Humor in business is no joke | Harvey Mackay

Life is funny.  As a businessman, public speaker and author, I especially love clever stories with a message because they make important points more memorable. 

Over the years I have collected a filing cabinet full of great material.  Since April is National Humor Month, I thought I would package up some of my favorites which cover a variety of topics.  Enjoy!

Unless you are a one-person shop, teamwork is not optional.  This story says it all: 

The loaded minivan pulled into the only remaining campsite.  Four youngsters leaped from the vehicle and began feverishly unloading gear and setting up a tent.  Two kids then rushed off with their dad to gather firewood, and two others helped their mother set up the camp stove and cooking utensils.  A nearby camper marveled to the father, “That is some impressive display of teamwork.” 

“Actually,” the father replied, “I have a system.  No one goes to the bathroom until camp is set up.”

It’s all a matter of perspective.  When you wake up every day you have two choices.  You can either be positive or negative; be an optimist or a pessimist.

It’s like the two salesmen who fell on hard times and ended up broke in a small town in Montana.  They needed money to move on and learned that the town paid $20 each for wolf pelts.  They sensed the opportunity.  That night they set out with a couple of clubs and some borrowed supplies and made camp in the distant hills.  They were no sooner asleep than one was startled by an eerie howl.  He crawled outside the tent to find himself surrounded by hundreds of snarling wolves.  Back into the tent he crawled and shook his buddy.

“Wake up!” he cried.  “Wake up!  We’re rich!”                  

Believe in yourself, even when no one else does.  At the end of a particularly frustrating practice one day, a football coach dismissed his players by yelling, “Now all you idiots, go take a shower!”  All but one player headed toward the locker room.  The coach glared at him and asked why he was still there.

“You told all the idiots to go, sir,” the player replied, “and there sure seems to be a lot of them.  But I am not an idiot.” 

Confident?  You bet.  And smart enough to coach that team someday.                                                                   

Take care of the customers you have, and they’ll take care of you.   A man who had lived an exemplary life died and was given a preview of heaven and hell.  In heaven, people were peaceful and serene and smiling.  In hell he was given a stretch limo, the best of food and drink and an endless list of parties.  He chose hell.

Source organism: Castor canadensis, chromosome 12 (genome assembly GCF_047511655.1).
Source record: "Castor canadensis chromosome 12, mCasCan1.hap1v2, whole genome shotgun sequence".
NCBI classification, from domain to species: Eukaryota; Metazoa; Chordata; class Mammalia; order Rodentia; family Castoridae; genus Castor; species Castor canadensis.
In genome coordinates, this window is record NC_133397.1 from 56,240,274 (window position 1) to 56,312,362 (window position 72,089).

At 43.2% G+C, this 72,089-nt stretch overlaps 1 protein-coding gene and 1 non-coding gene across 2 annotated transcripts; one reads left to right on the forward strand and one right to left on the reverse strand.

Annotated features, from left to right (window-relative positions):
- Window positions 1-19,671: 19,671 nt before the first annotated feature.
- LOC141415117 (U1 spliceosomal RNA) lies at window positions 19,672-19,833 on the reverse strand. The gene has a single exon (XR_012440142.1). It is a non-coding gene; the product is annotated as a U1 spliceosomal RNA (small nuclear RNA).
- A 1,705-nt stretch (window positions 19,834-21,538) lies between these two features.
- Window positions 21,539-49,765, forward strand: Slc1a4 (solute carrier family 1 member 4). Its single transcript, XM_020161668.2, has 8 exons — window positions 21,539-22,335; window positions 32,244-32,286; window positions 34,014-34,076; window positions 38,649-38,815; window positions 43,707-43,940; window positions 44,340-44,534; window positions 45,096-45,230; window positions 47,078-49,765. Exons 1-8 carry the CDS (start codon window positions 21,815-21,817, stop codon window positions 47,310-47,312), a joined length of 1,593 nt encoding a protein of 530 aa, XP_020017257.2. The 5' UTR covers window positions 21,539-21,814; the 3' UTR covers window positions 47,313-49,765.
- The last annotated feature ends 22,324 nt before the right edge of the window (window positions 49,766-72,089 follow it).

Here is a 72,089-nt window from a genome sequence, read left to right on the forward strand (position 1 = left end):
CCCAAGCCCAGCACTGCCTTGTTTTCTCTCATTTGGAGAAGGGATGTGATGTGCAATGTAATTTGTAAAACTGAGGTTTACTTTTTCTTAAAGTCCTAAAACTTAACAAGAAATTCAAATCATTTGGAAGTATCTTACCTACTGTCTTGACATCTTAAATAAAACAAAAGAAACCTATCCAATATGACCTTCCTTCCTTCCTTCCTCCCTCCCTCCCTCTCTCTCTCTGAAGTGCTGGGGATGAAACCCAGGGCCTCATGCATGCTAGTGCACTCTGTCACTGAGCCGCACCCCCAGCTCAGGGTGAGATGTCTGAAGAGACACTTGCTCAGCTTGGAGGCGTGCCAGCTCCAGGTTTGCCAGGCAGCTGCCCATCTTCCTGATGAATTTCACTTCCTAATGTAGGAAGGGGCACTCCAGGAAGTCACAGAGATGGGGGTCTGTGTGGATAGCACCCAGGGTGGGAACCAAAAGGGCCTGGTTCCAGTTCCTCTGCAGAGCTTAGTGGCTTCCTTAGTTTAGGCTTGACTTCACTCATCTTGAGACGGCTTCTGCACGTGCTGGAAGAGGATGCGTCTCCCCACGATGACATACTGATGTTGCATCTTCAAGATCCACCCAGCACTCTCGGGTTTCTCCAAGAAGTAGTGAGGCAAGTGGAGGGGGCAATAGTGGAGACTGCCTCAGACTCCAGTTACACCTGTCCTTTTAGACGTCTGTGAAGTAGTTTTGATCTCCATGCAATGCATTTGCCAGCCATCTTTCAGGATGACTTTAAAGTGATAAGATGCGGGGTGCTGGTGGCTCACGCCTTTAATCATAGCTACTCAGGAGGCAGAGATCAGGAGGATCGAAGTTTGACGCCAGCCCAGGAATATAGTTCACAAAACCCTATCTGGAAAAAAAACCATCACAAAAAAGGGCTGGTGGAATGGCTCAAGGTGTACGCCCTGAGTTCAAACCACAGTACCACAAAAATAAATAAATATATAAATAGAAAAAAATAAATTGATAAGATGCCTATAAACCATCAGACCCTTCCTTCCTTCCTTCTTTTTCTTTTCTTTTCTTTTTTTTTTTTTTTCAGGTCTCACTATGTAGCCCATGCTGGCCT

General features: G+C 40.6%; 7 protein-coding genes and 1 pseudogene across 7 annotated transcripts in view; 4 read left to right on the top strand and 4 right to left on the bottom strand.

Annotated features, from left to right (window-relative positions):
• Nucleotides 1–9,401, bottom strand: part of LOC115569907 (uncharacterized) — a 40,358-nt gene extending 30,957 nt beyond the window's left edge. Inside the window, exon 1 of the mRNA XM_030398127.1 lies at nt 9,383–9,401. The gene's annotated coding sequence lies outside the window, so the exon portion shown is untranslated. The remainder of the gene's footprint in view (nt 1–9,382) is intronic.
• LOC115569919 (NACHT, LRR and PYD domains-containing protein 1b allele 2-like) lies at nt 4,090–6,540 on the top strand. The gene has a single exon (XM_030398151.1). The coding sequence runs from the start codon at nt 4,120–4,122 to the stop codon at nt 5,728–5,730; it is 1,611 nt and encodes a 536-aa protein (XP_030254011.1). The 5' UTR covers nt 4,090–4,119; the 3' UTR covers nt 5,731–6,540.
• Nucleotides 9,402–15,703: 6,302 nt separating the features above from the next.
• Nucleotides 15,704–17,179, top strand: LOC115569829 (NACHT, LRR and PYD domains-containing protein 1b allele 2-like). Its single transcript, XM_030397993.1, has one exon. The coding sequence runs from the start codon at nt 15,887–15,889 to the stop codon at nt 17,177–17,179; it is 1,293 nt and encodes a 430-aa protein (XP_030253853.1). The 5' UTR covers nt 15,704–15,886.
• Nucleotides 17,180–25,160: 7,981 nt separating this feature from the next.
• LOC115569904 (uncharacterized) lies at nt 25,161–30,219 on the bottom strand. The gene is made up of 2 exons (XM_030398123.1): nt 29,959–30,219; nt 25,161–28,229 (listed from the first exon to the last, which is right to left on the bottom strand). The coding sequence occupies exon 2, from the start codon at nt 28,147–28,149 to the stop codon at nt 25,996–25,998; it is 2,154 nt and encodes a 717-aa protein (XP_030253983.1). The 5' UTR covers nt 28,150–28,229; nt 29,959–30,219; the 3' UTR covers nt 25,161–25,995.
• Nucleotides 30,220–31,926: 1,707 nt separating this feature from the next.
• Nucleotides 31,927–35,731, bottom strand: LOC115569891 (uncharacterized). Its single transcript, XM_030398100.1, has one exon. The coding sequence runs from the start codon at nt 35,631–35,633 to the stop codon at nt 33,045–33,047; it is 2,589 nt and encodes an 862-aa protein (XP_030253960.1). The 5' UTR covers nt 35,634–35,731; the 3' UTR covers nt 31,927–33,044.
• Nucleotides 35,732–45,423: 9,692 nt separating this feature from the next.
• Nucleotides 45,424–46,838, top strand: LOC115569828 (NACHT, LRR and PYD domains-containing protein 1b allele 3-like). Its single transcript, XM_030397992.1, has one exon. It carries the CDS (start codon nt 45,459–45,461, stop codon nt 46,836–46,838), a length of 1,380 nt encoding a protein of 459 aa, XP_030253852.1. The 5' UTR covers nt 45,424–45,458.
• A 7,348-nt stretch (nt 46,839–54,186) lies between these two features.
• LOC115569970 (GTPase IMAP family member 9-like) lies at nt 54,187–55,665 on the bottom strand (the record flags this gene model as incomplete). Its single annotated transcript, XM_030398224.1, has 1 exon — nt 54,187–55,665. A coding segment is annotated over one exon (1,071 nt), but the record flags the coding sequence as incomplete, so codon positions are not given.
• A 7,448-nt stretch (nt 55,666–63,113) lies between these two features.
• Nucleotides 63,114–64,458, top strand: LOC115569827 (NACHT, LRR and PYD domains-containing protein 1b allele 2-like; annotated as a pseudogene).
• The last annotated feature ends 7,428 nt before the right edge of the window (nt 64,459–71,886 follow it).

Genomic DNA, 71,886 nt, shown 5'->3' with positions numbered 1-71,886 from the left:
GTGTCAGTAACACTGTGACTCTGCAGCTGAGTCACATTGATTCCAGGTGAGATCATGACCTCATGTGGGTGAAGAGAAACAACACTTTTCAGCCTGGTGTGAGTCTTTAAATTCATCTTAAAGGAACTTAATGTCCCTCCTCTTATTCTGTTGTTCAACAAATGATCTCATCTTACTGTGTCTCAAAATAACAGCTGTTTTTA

As soon as he walked through the gates, the devil began flogging him with a whip and he was thrown into a fiery chasm.  “Wait!” he said.  “Yesterday I was treated like a king, and now this.  Why?”

“Ah,” said the devil.  “Yesterday you were a prospect.  Today you’re a customer.”

If you’re not in it to win it, you’ve already lost.  Determination is what keeps us hammering away.  It’s like the young high school sophomore who was doing his best to land a job for the summer and the interview wasn’t going so well.

“Look here,” said the office manager, “aren’t you the same young man who was in here a week ago?”

“Yes, sir,” said the applicant. 

“I thought so.  And didn’t I tell you then that I wanted an older person?”

“Yes, sir,” said the young man.  “That’s why I’m back.  I’m older now.”         

Every survival kit should include a sense of humor. Albert Einstein’s driver used to sit at the back of the hall during each of his lectures.  After a period of time, the driver said to the famous scientist, “Boss, I’ve heard you give that speech so many times … I could give it in my sleep.”

So at the next lecture, Einstein and the driver switched places, with Einstein sitting in the back, dressed in the driver’s uniform.  The driver gave the lecture flawlessly.  At the end of the lecture, a member of the audience asked a detailed scientific question.  Without missing a beat, the “lecturer” replied, “Well, the answer to that question is so simple, I’m going to let my chauffeur who is sitting in the back answer it.”      

Mackay’s Moral:  You can take your work seriously, but be careful not to take yourself too seriously.

About the author Harvey Mackay

Seven-time, New York Times best-selling author of "Swim With The Sharks Without Being Eaten Alive," with two books among the top 15 inspirational business books of all time, according to the New York Times. He is one of America’s most popular and entertaining business speakers, and currently serves as Chairman at the MackayMitchell Envelope Company, one of the nation’s major envelope manufacturers, producing 25 million envelopes a day.

{"email":"Email address invalid","url":"Website address invalid","required":"Required field missing"}